The South African township is characterised by low-cost houses as well as the so-called ‘shack’ that consists of corrugated iron, plastic and cardboard. In several research projects high levels of fear have been encountered among residents of these low-cost houses, in both rural and urban contexts (Holm, Murray and Pauw, 2005).
The high levels of fear among residents of low-cost housing present us with a combination of problems of a technical, socio-cultural and religious nature. Modern science, as it has developed since the time of the European Renaissance, has not been very successful in addressing this type of problem. Modern science has been remarkably successful in unlocking the secrets of nature and in utilising the potentialities of nature, through a strong emphasis on the superiority of reason. But this emphasis has had a reverse side: scientists tended to dismiss all the non-rational, yet vital elements of human life and reality, such as the destiny of humanity, human freedom and spontaneity (Prigogine and Stengers, 1984: 34-5).
On a night in 2006, a Cape Town’s night club, its floor littered with cigarette butts, plays host to an Afrikaner (sub)cultural gathering. Guys with seventies’ glam rock hairstyles, wearing old school uniform-like blazers decorated with a collection of pins and buttons and teamed up with tight jeans, sneakers and loose shoelaces keep one eagerly awaiting eye on the set stage and another on the short skirted girls. Before taking to the stage, the band, Fokofpolisiekar, entices the audience with the projection of their latest music video for the acoustic version of their debut hit single released two years before and entitled ‘Hemel op die platteland’. Read more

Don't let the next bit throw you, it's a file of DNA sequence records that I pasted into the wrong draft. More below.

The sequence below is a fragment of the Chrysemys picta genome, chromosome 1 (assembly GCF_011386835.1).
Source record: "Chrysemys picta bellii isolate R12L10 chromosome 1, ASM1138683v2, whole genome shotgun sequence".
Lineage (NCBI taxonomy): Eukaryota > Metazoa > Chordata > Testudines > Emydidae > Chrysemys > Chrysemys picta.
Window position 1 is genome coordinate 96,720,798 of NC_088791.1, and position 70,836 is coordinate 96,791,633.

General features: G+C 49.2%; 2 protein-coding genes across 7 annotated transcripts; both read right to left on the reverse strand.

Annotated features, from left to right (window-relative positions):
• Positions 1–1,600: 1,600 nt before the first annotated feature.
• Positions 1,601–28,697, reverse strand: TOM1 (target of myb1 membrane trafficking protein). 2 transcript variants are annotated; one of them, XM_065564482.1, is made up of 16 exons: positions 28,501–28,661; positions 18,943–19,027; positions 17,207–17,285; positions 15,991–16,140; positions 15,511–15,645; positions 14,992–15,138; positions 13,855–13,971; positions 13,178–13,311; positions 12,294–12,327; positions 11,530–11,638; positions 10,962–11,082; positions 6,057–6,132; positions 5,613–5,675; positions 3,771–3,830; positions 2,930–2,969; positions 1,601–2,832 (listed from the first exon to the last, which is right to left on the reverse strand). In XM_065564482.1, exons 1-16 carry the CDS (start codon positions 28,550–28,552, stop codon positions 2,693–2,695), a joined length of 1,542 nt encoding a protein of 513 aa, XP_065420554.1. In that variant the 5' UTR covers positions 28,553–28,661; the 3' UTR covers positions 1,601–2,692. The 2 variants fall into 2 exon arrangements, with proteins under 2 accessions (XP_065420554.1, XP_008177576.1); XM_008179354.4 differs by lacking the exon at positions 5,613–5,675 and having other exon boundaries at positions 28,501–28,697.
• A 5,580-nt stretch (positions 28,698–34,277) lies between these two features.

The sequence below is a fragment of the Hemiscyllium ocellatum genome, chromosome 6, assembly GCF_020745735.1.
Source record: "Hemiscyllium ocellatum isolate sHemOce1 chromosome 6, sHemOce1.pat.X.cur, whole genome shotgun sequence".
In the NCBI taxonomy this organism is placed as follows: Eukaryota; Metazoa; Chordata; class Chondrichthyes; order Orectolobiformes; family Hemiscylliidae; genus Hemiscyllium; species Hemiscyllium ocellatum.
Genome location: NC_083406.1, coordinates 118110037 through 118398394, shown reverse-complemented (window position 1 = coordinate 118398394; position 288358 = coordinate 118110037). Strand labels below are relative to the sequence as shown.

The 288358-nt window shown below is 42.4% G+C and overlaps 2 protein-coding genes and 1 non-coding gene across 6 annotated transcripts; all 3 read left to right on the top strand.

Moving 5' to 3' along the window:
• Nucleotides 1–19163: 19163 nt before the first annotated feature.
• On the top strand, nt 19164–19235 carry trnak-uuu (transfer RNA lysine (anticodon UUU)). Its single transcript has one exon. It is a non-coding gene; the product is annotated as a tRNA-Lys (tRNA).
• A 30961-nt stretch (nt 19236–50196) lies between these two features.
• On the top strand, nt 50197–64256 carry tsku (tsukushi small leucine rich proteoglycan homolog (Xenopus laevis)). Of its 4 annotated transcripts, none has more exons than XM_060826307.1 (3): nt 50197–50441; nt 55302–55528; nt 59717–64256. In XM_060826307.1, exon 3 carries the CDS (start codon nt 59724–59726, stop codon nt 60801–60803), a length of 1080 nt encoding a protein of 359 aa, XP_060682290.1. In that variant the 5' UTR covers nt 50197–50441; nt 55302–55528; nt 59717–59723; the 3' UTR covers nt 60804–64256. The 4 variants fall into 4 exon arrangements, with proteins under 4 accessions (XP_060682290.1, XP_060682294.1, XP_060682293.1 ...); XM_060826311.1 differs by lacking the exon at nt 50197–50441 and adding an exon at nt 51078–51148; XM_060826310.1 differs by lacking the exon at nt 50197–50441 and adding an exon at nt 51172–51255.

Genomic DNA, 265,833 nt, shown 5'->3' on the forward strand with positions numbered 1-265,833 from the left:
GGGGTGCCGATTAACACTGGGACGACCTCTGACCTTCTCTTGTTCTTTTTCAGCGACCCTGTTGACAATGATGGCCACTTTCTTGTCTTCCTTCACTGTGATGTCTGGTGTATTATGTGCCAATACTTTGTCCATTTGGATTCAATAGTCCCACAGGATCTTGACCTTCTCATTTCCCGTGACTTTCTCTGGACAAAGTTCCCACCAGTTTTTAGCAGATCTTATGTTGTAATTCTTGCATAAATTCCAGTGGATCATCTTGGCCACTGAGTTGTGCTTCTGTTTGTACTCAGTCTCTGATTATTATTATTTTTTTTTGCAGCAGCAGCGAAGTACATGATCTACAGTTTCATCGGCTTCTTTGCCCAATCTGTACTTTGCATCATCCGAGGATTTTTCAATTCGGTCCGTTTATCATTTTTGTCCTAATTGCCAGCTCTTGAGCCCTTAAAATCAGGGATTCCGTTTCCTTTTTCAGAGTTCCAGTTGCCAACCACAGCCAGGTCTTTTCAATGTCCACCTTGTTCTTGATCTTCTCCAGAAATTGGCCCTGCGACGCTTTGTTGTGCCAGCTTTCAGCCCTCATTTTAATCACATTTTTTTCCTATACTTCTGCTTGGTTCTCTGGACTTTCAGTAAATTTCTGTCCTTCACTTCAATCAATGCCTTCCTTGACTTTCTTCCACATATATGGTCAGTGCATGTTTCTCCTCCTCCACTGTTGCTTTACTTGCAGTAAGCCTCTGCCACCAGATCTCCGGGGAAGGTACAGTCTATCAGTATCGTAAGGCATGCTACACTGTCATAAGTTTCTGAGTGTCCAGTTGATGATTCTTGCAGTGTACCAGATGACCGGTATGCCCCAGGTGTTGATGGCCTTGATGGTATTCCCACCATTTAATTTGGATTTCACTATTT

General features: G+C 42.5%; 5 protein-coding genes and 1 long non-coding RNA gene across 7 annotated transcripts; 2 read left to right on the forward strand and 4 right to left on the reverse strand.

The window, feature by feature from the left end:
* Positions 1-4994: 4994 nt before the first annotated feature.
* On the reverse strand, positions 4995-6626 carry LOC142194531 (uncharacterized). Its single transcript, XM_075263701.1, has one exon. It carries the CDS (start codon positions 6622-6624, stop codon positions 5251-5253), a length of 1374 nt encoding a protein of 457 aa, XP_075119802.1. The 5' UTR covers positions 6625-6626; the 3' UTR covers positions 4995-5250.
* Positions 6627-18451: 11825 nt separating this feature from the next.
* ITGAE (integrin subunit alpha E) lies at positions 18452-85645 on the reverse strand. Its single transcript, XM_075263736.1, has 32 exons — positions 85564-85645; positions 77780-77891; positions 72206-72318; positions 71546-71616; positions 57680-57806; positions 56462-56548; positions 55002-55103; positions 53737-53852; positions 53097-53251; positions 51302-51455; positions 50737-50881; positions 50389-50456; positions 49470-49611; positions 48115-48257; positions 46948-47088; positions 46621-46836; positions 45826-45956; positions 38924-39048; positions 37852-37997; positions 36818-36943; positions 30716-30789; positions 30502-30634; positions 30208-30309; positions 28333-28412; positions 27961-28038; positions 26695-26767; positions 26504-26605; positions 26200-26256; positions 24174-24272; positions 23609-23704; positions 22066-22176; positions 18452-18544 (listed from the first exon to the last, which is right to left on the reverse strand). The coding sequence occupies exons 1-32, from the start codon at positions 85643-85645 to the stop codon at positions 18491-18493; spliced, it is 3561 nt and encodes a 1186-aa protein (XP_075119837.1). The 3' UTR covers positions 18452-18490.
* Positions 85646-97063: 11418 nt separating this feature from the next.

Violence is everywhere (Lindiwe, Hector Peterson Residence).
In order to understand the concept ‘awareness’, Hastrup’s (1995) explanation of consciousness is invaluable, especially to identify with people’s behaviour in violent situations. She explains that our patterns of thinking are not subject to paths of practical reason, but that we rather constantly reformulate our whole existence through our actions; a reconsideration of our ideas of consciousness is thus necessitated (ibid.: 99). Hastrup reminds us that we are inarticulate and that expression is not limited to the verbal. Expression, rather, takes place in various forms (ibid.).
Given Hastrup’s suggestion to understand consciousness from multiple angles, we approach a field within which questions of ontology and methodology join: how do people think and how do we know? (ibid.; Ross 2004: 35). What tools should anthropologists use to access these forms of consciousness that are so intertwined in social space, affecting it, being affected by it and being its defining capacity? In an environment of violence, students are affected, they can potentially have an influence on this through the tactics they use to stay safe and, at the same time, can become the defining capacity of such an environment. These are among the dynamics involved in conceptualising ‘awareness’ of potential danger in potentially dangerous areas. This awareness is positioned on various levels.
With an Introduction by Milton Keynes